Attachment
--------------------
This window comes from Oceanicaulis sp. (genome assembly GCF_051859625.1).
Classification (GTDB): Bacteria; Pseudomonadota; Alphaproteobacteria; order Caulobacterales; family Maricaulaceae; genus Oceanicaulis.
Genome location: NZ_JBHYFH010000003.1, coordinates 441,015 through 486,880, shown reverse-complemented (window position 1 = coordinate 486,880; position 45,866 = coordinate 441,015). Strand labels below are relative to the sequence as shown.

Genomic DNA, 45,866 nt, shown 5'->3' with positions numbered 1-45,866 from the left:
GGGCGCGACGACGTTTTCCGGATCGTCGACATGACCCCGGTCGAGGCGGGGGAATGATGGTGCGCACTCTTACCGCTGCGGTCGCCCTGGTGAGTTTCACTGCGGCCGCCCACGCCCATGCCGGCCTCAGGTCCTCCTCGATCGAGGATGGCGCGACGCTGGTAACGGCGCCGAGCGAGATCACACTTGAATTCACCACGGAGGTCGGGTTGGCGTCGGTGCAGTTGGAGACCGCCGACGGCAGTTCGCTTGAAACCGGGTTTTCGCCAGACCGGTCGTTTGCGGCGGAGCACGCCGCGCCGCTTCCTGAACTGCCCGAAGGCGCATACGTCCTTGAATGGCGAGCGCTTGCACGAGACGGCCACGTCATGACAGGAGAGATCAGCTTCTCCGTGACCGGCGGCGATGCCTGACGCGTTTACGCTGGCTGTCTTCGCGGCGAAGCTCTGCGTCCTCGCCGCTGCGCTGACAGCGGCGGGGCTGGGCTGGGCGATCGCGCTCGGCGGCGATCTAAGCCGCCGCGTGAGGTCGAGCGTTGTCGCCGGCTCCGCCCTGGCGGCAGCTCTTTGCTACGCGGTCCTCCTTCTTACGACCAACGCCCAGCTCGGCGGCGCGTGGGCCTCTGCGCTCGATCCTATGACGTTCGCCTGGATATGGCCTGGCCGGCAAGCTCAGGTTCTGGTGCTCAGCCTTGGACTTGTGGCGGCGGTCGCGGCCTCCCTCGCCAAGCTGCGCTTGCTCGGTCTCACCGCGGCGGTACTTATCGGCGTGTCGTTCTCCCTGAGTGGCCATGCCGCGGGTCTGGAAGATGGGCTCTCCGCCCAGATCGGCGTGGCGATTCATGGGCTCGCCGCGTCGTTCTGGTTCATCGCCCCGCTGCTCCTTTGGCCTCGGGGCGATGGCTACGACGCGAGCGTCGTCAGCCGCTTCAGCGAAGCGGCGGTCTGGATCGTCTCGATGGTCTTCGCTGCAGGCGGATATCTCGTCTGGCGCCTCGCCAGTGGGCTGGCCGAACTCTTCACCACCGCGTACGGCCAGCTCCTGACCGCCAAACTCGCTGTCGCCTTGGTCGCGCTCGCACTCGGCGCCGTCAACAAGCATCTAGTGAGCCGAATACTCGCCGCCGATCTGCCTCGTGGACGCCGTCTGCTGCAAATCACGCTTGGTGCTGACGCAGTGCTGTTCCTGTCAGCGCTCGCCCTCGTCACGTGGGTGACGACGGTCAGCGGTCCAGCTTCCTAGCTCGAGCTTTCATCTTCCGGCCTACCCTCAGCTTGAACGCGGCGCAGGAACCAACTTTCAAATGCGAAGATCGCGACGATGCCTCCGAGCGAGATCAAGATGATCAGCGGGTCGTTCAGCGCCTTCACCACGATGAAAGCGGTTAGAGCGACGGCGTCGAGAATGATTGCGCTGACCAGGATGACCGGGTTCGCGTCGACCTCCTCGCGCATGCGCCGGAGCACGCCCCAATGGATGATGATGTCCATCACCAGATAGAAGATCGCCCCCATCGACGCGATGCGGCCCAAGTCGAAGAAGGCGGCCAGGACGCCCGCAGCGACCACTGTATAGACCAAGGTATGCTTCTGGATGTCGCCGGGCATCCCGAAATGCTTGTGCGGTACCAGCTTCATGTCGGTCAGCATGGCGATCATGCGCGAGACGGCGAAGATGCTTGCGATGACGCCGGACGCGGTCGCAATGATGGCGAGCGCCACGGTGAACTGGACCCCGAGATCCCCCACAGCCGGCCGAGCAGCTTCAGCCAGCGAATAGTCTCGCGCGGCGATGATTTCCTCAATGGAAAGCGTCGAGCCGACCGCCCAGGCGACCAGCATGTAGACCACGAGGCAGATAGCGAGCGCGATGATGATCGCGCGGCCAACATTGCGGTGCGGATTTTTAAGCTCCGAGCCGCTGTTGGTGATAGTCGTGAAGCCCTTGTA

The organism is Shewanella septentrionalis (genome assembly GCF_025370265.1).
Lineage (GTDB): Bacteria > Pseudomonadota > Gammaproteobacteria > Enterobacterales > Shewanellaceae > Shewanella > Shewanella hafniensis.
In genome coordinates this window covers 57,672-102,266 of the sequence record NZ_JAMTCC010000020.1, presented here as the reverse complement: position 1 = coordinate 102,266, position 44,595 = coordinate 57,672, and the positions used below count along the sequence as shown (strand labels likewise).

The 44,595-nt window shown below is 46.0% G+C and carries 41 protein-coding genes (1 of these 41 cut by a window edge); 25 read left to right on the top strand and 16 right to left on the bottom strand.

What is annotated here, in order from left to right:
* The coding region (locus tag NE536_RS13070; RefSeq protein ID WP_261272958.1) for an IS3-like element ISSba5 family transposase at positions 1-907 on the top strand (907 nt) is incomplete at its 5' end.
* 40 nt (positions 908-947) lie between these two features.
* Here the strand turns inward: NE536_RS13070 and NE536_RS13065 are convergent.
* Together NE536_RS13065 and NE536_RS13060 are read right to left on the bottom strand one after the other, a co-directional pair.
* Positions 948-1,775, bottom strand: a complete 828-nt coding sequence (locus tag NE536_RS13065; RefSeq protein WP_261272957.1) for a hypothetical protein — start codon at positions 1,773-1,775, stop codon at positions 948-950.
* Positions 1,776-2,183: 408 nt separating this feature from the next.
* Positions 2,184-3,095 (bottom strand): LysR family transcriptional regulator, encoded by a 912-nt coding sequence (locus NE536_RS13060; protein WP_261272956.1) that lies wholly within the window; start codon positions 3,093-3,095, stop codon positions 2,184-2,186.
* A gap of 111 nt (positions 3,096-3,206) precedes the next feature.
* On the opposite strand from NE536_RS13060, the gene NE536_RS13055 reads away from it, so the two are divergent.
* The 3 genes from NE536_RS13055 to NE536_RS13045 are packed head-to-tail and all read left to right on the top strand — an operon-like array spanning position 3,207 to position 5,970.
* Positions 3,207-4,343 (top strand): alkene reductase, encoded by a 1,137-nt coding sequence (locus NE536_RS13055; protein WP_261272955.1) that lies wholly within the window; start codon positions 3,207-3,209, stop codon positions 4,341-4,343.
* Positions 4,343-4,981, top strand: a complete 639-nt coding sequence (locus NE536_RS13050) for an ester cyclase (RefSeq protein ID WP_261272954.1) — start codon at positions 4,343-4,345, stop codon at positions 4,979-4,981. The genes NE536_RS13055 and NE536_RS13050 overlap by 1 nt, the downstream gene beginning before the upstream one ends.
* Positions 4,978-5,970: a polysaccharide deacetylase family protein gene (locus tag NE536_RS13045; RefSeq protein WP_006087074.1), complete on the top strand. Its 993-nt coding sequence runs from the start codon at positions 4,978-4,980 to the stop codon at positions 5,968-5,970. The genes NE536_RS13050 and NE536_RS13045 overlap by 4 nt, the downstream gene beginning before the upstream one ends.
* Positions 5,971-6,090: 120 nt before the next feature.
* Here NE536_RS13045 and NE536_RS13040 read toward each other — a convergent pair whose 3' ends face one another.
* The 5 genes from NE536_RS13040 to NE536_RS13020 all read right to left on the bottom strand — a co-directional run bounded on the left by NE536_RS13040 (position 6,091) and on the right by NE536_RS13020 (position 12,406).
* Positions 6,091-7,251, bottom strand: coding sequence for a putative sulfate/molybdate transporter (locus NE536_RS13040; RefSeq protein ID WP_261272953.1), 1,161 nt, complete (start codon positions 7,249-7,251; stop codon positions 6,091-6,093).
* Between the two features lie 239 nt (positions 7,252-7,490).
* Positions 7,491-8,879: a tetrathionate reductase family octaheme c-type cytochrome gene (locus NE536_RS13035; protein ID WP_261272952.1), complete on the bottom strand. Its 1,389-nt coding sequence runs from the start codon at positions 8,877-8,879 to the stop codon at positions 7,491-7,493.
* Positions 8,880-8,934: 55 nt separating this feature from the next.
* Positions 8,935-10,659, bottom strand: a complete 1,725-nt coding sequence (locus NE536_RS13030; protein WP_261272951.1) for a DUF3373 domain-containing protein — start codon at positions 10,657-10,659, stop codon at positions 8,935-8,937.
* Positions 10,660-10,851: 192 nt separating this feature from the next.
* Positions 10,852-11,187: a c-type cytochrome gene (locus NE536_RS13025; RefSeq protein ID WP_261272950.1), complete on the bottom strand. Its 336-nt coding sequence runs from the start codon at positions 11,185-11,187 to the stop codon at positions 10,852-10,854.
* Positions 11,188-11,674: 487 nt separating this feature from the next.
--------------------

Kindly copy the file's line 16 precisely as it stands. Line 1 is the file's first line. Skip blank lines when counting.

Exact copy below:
* Positions 1,776-2,183: 408 nt separating this feature from the next.